Joelinton Transfer Raises More Questions Than Answers

Joelinton Transfer Raises More Questions Than Answers  -
SINSHEIM, GERMANY – JULY 15: Joelinton of TSG 1899 hoffenheim poses during the team presentation at PreZero Arena on July 15, 2019 in Sinsheim, Germany. (Photo by Daniel Kopatsch/Bongarts/Getty Images)

Newcastle United announced the appointment of Steve Bruce as head coach on Wednesday morning. The news aroused ire in Geordies across the world, who could not believe the lack of ambition at the club. Yet, perhaps in a bid to soften this blow, Newcastle are now also ready to announce their first summer signing, Brazilian striker Joelinton for a club record fee. However, this is a move that would pose more questions than answers. What exactly does the transfer mean for Newcastle United?

Joelinton To Newcastle – A Transfer Raising More Questions Than Answers

Shades Of The McClaren Era

The appointment of Steve Bruce as manager left many Newcastles fan angry. The club had gone from having a Champion’s League-winning manager, to someone whose greatest successes come in the Championship. Indeed, such an uninspiring choice for manager brought memories of the last manager Newcastle stole from the second division, Steve McClaren. Michael Chopra claimed in a tweet that Steve Bruce would be a ‘yes man’ to Mike Ashley. Perhaps that is why they decided to pick the man who was reportedly their 11th choice to manage the club.

However, what is not clear is why Ashley is now prepared to part with as much as £48 million on one player. If he was not willing to give Rafael Benítez such funds, why would he even deign to do so with someone who was his 11th choice. Surely, if as Chopra claimed, Bruce were to be Ashley’s yes man, then he would not demand such an outlay. Could it be that Ashley was turned by the sight of 12,000 unsold season tickets?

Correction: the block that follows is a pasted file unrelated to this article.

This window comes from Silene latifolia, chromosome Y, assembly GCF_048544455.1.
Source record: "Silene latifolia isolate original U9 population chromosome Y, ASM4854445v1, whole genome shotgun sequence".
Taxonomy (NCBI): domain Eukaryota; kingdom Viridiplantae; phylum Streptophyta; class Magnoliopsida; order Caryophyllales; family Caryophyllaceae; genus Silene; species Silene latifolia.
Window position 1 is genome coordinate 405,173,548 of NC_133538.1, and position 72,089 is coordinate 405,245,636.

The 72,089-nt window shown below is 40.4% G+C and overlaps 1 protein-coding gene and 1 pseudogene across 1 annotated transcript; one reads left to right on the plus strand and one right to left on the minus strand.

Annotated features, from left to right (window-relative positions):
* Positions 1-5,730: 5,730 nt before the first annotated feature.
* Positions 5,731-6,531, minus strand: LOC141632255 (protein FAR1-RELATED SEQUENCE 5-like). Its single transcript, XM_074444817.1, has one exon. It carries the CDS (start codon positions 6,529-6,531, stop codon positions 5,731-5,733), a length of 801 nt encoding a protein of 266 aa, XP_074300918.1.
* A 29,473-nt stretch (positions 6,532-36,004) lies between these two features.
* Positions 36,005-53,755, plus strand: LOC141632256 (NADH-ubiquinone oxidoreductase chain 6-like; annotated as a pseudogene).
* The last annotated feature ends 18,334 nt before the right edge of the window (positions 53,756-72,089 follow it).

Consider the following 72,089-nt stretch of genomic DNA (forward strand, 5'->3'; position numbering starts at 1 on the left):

This is only one signing, with just 21 days remaining in the window. But could we see a spending spree similar to that in the summer of 2015? That year, Ashley backed Steve McClaren with £48 million on 4 promising new first team players. That represents the fee for Joelinton alone, but football has changed since then. The move is reminiscent of Aleksandar Mitrović’s move that summer, which coincidentally happened around the same time. An unknown striker with promise, making the move to the Premier League. Hopefully the arrival of Joelinton does not spell the same fate for Newcastle.

Joelinton – Good Enough To Replace Pérez and Rondón?

The decision to sell Salomón Rondón and Ayoze Pérez contributed to Newcastle fans’ outrage this summer. Together, they were responsible for 55% of Newcastle’s Premier League goals last year (23 of 42). Joelinton scored 11 league goals as hoffenheim finished 9th in the Bundesliga, with a further 4 in other competitions. Though, hoffenheim, third top scores in the Bundesliga last year, are a much more creative force than Newcastle. So will Joelinton be able to contribute as much as with the German side?

It is also worth looking at the Brazilian’s style of play. Though strongly built, standing at 6ft 1ins tall, he is more slight than Salomón Rondón, and relies on technical ability more than physical prowess. Instead of using his body as a shield for the ball, á la Rondón, he tries to dribble around defenders. Whether or not this is effective under Bruce, a structured, defensive manager, remains to be seen. Can he replace Rondón and Pérez, and can Steve Bruce get the best out of him?

Takeover Dreams Dashed For Another Year?

The fact that Ashley gave the green-light to appoint Steve Bruce hinted that he would be sticking around at the club. Now, this move would seem to confirm that. Ashley would never part with so much money, breaking the club’s transfer record for the second time in 6 months, if he was planning on leaving. So now the question is whether or not he will continue to invest, or see this as enough to appease the angry Toon faithful.

It would make sense for him to continue the spending, especially if Newcastle allegedly have £90 million to spend. Failing to recognise the money needed to improve this squad will certainly see the side relegated come May. If he truly wishes the sell the club, and get £300 million for it, then Ashley needs it in the Premier League.

Why has Ashley chosen to spend now? Will the spending continue? Will this be a step in the right direction? The answers to these questions are under a month away.